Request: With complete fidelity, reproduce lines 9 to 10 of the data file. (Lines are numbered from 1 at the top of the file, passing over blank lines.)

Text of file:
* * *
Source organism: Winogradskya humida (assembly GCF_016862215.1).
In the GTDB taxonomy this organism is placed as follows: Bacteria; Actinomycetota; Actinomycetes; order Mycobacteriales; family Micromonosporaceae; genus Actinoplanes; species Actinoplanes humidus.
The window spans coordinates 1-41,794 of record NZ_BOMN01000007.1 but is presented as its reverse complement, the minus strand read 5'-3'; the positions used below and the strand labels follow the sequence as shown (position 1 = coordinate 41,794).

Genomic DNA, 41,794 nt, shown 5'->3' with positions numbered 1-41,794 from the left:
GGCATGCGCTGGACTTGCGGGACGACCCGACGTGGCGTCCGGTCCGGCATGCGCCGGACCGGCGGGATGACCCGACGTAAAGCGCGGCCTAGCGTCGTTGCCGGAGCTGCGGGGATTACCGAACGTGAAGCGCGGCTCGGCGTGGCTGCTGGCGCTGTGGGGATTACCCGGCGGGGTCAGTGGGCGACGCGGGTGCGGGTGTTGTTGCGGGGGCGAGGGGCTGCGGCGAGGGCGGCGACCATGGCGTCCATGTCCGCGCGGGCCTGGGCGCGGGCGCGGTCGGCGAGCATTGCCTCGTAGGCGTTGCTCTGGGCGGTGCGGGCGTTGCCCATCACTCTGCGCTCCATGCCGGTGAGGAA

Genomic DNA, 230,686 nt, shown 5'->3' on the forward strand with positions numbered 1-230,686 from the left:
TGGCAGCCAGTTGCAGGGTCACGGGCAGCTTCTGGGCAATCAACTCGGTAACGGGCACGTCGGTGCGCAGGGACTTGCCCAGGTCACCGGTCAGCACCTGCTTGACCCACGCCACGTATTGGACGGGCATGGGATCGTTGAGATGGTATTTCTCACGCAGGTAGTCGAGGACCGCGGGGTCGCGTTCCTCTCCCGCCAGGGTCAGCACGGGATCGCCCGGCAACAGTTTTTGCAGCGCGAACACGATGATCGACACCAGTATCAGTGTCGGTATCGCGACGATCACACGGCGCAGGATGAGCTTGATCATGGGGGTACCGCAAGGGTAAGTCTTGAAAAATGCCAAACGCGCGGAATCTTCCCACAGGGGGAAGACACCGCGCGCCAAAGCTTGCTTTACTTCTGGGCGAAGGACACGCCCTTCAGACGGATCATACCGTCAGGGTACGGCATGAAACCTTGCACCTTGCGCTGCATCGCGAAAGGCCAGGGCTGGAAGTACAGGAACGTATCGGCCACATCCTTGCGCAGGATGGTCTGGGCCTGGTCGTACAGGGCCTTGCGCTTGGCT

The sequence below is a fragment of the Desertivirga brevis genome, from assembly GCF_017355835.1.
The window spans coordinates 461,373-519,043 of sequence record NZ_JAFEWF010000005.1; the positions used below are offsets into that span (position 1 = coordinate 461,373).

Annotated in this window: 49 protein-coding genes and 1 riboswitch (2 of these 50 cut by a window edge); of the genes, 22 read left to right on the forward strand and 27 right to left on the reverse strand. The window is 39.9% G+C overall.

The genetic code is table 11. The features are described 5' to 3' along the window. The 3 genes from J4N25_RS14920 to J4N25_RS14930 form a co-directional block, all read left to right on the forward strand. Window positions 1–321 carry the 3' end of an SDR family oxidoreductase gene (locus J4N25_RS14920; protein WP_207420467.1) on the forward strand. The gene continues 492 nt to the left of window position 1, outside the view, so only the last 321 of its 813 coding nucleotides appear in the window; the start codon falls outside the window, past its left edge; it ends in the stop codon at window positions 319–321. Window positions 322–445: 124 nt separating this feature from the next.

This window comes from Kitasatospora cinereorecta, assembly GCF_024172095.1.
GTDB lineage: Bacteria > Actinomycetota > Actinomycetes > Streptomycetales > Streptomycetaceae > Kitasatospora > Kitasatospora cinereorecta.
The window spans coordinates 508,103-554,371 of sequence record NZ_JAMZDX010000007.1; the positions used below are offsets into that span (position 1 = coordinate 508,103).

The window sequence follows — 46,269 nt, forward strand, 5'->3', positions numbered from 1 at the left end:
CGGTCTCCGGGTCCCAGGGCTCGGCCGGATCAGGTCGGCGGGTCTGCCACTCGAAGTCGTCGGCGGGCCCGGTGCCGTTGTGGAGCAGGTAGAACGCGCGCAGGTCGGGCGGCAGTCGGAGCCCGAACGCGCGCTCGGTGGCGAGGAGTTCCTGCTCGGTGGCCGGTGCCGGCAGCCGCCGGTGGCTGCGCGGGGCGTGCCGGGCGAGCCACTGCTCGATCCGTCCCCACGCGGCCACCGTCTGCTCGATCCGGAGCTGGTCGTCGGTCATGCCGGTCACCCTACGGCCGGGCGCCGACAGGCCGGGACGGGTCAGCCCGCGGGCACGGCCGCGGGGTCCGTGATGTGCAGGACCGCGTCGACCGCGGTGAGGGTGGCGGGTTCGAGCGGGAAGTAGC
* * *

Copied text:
The window spans coordinates 461,373-519,043 of sequence record NZ_JAFEWF010000005.1; the positions used below are offsets into that span (position 1 = coordinate 461,373).

Annotated in this window: 49 protein-coding genes and 1 riboswitch (2 of these 50 cut by a window edge); of the genes, 22 read left to right on the forward strand and 27 right to left on the reverse strand. The window is 39.9% G+C overall.